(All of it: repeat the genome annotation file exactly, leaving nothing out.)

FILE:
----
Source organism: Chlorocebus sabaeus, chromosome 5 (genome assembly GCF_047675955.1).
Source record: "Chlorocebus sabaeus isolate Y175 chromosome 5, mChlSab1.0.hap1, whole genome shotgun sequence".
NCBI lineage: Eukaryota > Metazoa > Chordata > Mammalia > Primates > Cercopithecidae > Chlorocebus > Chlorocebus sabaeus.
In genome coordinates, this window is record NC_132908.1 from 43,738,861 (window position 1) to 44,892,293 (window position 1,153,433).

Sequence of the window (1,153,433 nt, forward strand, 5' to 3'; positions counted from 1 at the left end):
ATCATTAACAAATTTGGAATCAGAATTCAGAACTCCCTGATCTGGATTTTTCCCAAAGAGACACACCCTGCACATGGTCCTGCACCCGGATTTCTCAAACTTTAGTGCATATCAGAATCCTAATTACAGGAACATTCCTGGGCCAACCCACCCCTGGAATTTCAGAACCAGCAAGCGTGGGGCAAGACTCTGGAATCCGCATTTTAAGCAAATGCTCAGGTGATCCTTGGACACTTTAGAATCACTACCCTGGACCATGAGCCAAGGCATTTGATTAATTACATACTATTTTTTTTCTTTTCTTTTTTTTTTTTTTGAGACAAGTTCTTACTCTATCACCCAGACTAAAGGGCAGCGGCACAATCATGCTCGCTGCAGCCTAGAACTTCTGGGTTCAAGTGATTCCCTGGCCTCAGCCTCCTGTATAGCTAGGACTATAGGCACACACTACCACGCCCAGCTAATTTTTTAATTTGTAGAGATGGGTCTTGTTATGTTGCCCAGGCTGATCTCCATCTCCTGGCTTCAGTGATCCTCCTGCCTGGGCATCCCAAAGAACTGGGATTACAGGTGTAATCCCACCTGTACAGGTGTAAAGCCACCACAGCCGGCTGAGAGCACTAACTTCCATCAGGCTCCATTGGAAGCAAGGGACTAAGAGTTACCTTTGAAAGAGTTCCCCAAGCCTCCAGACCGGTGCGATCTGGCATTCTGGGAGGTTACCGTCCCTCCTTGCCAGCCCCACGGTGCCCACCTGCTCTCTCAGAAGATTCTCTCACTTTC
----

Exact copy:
Source organism: Chlorocebus sabaeus, chromosome 5 (genome assembly GCF_047675955.1).
Source record: "Chlorocebus sabaeus isolate Y175 chromosome 5, mChlSab1.0.hap1, whole genome shotgun sequence".
NCBI lineage: Eukaryota > Metazoa > Chordata > Mammalia > Primates > Cercopithecidae > Chlorocebus > Chlorocebus sabaeus.
In genome coordinates, this window is record NC_132908.1 from 43,738,861 (window position 1) to 44,892,293 (window position 1,153,433).

Sequence of the window (1,153,433 nt, forward strand, 5' to 3'; positions counted from 1 at the left end):
ATCATTAACAAATTTGGAATCAGAATTCAGAACTCCCTGATCTGGATTTTTCCCAAAGAGACACACCCTGCACATGGTCCTGCACCCGGATTTCTCAAACTTTAGTGCATATCAGAATCCTAATTACAGGAACATTCCTGGGCCAACCCACCCCTGGAATTTCAGAACCAGCAAGCGTGGGGCAAGACTCTGGAATCCGCATTTTAAGCAAATGCTCAGGTGATCCTTGGACACTTTAGAATCACTACCCTGGACCATGAGCCAAGGCATTTGATTAATTACATACTATTTTTTTTCTTTTCTTTTTTTTTTTTTTGAGACAAGTTCTTACTCTATCACCCAGACTAAAGGGCAGCGGCACAATCATGCTCGCTGCAGCCTAGAACTTCTGGGTTCAAGTGATTCCCTGGCCTCAGCCTCCTGTATAGCTAGGACTATAGGCACACACTACCACGCCCAGCTAATTTTTTAATTTGTAGAGATGGGTCTTGTTATGTTGCCCAGGCTGATCTCCATCTCCTGGCTTCAGTGATCCTCCTGCCTGGGCATCCCAAAGAACTGGGATTACAGGTGTAATCCCACCTGTACAGGTGTAAAGCCACCACAGCCGGCTGAGAGCACTAACTTCCATCAGGCTCCATTGGAAGCAAGGGACTAAGAGTTACCTTTGAAAGAGTTCCCCAAGCCTCCAGACCGGTGCGATCTGGCATTCTGGGAGGTTACCGTCCCTCCTTGCCAGCCCCACGGTGCCCACCTGCTCTCTCAGAAGATTCTCTCACTTTC